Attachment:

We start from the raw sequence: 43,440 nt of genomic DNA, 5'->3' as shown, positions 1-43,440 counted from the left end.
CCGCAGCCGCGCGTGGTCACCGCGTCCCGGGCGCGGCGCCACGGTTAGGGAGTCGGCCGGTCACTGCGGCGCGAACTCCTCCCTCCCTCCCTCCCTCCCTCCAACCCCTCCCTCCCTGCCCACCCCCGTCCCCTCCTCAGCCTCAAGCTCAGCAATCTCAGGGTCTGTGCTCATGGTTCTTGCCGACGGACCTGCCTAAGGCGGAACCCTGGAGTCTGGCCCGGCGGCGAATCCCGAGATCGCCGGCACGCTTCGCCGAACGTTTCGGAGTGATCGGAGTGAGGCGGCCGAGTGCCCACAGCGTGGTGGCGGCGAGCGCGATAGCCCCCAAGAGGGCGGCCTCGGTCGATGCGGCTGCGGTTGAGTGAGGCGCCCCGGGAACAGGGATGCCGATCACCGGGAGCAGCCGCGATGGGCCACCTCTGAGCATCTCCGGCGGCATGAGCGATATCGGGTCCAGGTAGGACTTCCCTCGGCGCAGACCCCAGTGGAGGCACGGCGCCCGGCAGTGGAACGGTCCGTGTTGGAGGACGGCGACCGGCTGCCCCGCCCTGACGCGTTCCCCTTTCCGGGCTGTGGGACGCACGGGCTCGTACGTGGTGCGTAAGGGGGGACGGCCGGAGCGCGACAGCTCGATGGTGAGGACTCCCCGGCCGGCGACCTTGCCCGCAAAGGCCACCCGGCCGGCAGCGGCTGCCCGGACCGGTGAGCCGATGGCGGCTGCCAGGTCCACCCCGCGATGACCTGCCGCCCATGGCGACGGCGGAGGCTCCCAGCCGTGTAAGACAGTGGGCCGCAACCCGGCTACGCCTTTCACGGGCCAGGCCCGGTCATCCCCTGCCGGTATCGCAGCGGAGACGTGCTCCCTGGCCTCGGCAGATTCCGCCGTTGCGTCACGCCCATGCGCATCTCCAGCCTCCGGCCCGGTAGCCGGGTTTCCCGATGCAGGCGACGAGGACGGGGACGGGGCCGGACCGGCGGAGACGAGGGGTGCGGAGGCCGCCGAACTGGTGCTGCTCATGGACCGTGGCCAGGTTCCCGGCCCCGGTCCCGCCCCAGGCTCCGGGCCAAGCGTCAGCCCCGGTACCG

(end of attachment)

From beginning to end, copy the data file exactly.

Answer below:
We start from the raw sequence: 43,440 nt of genomic DNA, 5'->3' as shown, positions 1-43,440 counted from the left end.
CCGCAGCCGCGCGTGGTCACCGCGTCCCGGGCGCGGCGCCACGGTTAGGGAGTCGGCCGGTCACTGCGGCGCGAACTCCTCCCTCCCTCCCTCCCTCCCTCCAACCCCTCCCTCCCTGCCCACCCCCGTCCCCTCCTCAGCCTCAAGCTCAGCAATCTCAGGGTCTGTGCTCATGGTTCTTGCCGACGGACCTGCCTAAGGCGGAACCCTGGAGTCTGGCCCGGCGGCGAATCCCGAGATCGCCGGCACGCTTCGCCGAACGTTTCGGAGTGATCGGAGTGAGGCGGCCGAGTGCCCACAGCGTGGTGGCGGCGAGCGCGATAGCCCCCAAGAGGGCGGCCTCGGTCGATGCGGCTGCGGTTGAGTGAGGCGCCCCGGGAACAGGGATGCCGATCACCGGGAGCAGCCGCGATGGGCCACCTCTGAGCATCTCCGGCGGCATGAGCGATATCGGGTCCAGGTAGGACTTCCCTCGGCGCAGACCCCAGTGGAGGCACGGCGCCCGGCAGTGGAACGGTCCGTGTTGGAGGACGGCGACCGGCTGCCCCGCCCTGACGCGTTCCCCTTTCCGGGCTGTGGGACGCACGGGCTCGTACGTGGTGCGTAAGGGGGGACGGCCGGAGCGCGACAGCTCGATGGTGAGGACTCCCCGGCCGGCGACCTTGCCCGCAAAGGCCACCCGGCCGGCAGCGGCTGCCCGGACCGGTGAGCCGATGGCGGCTGCCAGGTCCACCCCGCGATGACCTGCCGCCCATGGCGACGGCGGAGGCTCCCAGCCGTGTAAGACAGTGGGCCGCAACCCGGCTACGCCTTTCACGGGCCAGGCCCGGTCATCCCCTGCCGGTATCGCAGCGGAGACGTGCTCCCTGGCCTCGGCAGATTCCGCCGTTGCGTCACGCCCATGCGCATCTCCAGCCTCCGGCCCGGTAGCCGGGTTTCCCGATGCAGGCGACGAGGACGGGGACGGGGCCGGACCGGCGGAGACGAGGGGTGCGGAGGCCGCCGAACTGGTGCTGCTCATGGACCGTGGCCAGGTTCCCGGCCCCGGTCCCGCCCCAGGCTCCGGGCCAAGCGTCAGCCCCGGTACCG